Shackles which were used to tether slaves on display at the International Slavery Museum on February 9, 2012 in Liverpool.
Shackles which were used to tether slaves on display at the International Slavery Museum on February 9, 2012 in Liverpool, England. (Photo: Christopher Furlong/Getty Images)

Major retailer Marks & Spencer topped a list ranking Britain’s biggest businesses on their efforts to tackle modern slavery, yet labour experts urged the country’s top 100 companies to be more transparent and lead by example globally.

Supermarket Tesco and British American Tobacco ranked second and third on the first Global Governance FTSE 100 League Table, which judged firms based on their compliance with Britain’s landmark anti-slavery law, and overall human rights practices.

Under Britain’s 2015 Modern Slavery Act, companies with a turnover of more than £36 million must produce an annual statement outlining the actions they have taken to identify and stop forced labour in their supply chains.

Big brands in Britain and beyond are facing growing pressure from regulators and consumers alike to ensure that their global operations and products are not tainted by modern-day slavery.

“However unwittingly, through their global supply chains, businesses are complicit (in modern slavery and human rights abuses),” said Shamir Ghumra, a director at the Building Research Establishment (BRE), which backed the inaugural index.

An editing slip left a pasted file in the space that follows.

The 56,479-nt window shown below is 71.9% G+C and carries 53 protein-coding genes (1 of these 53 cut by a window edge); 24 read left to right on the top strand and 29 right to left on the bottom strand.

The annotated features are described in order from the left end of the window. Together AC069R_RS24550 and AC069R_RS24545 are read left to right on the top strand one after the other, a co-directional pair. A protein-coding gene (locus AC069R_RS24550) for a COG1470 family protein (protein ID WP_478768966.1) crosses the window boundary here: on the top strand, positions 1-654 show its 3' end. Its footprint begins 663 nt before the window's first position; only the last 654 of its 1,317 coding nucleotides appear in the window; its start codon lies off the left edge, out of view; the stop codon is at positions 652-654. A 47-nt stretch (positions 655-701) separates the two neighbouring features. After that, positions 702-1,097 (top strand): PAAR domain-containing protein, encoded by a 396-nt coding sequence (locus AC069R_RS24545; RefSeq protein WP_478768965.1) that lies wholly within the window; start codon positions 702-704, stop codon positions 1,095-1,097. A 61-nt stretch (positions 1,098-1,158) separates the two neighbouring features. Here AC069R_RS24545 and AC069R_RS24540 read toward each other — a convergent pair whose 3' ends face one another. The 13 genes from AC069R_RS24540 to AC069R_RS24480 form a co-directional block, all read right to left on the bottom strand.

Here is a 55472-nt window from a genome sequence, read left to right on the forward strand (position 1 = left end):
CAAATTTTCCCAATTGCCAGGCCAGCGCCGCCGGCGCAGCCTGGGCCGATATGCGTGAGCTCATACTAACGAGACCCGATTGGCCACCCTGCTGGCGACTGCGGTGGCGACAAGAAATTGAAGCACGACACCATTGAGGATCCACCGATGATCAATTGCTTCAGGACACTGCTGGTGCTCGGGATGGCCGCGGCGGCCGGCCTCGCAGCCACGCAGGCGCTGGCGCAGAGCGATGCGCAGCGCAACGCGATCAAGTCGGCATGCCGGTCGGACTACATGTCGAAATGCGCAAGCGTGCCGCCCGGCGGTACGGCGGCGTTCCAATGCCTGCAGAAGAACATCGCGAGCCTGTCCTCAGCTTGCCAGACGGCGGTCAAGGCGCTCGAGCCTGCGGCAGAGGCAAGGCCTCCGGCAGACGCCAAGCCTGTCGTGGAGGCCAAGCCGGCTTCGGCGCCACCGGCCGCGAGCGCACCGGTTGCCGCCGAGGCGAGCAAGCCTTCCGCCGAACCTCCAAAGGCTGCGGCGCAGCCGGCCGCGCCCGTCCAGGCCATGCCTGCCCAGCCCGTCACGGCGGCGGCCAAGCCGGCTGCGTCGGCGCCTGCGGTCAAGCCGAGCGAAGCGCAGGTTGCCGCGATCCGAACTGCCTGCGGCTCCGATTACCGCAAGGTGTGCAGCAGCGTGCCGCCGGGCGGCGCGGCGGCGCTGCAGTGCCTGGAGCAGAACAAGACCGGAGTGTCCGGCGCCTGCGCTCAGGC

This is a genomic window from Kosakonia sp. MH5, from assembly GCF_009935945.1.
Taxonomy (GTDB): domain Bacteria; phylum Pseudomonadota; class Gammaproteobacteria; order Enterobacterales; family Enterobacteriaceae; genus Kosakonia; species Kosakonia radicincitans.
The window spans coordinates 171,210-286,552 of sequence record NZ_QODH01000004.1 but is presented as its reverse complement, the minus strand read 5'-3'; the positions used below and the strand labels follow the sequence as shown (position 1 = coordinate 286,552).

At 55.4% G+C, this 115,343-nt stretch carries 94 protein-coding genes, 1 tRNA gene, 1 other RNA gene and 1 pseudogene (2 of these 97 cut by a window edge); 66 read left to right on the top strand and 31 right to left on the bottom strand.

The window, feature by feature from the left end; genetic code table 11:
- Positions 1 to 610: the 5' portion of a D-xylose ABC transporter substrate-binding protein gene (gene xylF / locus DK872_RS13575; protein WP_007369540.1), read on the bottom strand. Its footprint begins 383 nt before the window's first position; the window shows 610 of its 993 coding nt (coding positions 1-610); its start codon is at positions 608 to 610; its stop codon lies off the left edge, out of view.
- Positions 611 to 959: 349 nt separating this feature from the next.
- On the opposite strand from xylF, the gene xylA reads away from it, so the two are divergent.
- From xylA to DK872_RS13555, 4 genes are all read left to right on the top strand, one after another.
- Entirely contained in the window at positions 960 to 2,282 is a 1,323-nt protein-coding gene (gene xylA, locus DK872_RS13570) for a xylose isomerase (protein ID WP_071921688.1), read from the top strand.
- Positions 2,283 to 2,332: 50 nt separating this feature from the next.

The FTSE 100 companies have a combined market capitalisation of £1.9 trillion, own about 30,000 subsidiaries globally, and employ 6.8 million people, according to communications business Sustain Worldwide – which facilitated the ranking.

While most of the companies on index were found to be largely compliant with the requirements of the law, only one in four of the companies were fully in line, their research found.

The average combined score of the 100 companies – 47 percent – shows that they are generally failing to take meaningful anti-slavery action and spur better practices in the private sector, according to Caroline Robinson of Focus on Labour Exploitation.

“FTSE 100 businesses have the power to impact the operating practices of hundreds of thousands of companies around the world, due to their extensive supply chains,” Robinson said.

“It is time for government to enforce the (anti-slavery) legislation properly, introducing penalties for companies which fail to comply and mandating the actions businesses should take,” the charity’s head told the Thomson Reuters Foundation.

Home Office last week said it would write to the heads of all businesses covered by the law and that those who failed to take action could expect to face “tougher consequences”, such as being named and shamed publicly.

Just over half of the about 19,000 companies required to comply with the law have issued statements to date, according to Transparency in the Supply Chain (TISC) – a public database.

Hailed as a global leader in the anti-slavery drive, Britain said in July it would review its 2015 law amid criticism that it is not being used fully to jail traffickers, help victims, or drive companies to spot and stop forced labour.